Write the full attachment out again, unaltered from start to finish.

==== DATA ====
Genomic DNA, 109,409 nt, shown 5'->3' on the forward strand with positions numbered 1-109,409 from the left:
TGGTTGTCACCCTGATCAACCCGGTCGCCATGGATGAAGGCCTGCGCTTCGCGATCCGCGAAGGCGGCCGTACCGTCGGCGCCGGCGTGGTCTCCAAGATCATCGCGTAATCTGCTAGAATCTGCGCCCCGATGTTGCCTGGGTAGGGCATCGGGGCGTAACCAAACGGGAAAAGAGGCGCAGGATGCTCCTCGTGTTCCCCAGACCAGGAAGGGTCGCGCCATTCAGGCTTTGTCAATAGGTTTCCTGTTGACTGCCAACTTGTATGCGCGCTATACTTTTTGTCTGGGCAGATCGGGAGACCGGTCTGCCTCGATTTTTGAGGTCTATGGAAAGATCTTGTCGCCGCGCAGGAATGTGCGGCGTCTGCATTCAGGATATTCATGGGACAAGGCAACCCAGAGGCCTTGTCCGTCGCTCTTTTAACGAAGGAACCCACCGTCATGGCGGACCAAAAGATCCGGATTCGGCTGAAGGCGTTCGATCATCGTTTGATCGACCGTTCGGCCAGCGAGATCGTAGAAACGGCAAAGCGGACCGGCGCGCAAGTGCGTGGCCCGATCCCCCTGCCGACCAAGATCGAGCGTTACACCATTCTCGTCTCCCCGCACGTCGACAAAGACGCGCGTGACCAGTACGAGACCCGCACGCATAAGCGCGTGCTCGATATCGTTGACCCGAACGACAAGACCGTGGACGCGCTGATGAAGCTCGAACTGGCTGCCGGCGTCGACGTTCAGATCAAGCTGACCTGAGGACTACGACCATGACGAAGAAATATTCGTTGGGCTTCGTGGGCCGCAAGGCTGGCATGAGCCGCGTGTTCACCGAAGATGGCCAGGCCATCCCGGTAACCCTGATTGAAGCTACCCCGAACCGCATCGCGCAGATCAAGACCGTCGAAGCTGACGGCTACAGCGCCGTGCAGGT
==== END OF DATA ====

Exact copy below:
Genomic DNA, 109,409 nt, shown 5'->3' on the forward strand with positions numbered 1-109,409 from the left:
TGGTTGTCACCCTGATCAACCCGGTCGCCATGGATGAAGGCCTGCGCTTCGCGATCCGCGAAGGCGGCCGTACCGTCGGCGCCGGCGTGGTCTCCAAGATCATCGCGTAATCTGCTAGAATCTGCGCCCCGATGTTGCCTGGGTAGGGCATCGGGGCGTAACCAAACGGGAAAAGAGGCGCAGGATGCTCCTCGTGTTCCCCAGACCAGGAAGGGTCGCGCCATTCAGGCTTTGTCAATAGGTTTCCTGTTGACTGCCAACTTGTATGCGCGCTATACTTTTTGTCTGGGCAGATCGGGAGACCGGTCTGCCTCGATTTTTGAGGTCTATGGAAAGATCTTGTCGCCGCGCAGGAATGTGCGGCGTCTGCATTCAGGATATTCATGGGACAAGGCAACCCAGAGGCCTTGTCCGTCGCTCTTTTAACGAAGGAACCCACCGTCATGGCGGACCAAAAGATCCGGATTCGGCTGAAGGCGTTCGATCATCGTTTGATCGACCGTTCGGCCAGCGAGATCGTAGAAACGGCAAAGCGGACCGGCGCGCAAGTGCGTGGCCCGATCCCCCTGCCGACCAAGATCGAGCGTTACACCATTCTCGTCTCCCCGCACGTCGACAAAGACGCGCGTGACCAGTACGAGACCCGCACGCATAAGCGCGTGCTCGATATCGTTGACCCGAACGACAAGACCGTGGACGCGCTGATGAAGCTCGAACTGGCTGCCGGCGTCGACGTTCAGATCAAGCTGACCTGAGGACTACGACCATGACGAAGAAATATTCGTTGGGCTTCGTGGGCCGCAAGGCTGGCATGAGCCGCGTGTTCACCGAAGATGGCCAGGCCATCCCGGTAACCCTGATTGAAGCTACCCCGAACCGCATCGCGCAGATCAAGACCGTCGAAGCTGACGGCTACAGCGCCGTGCAGGT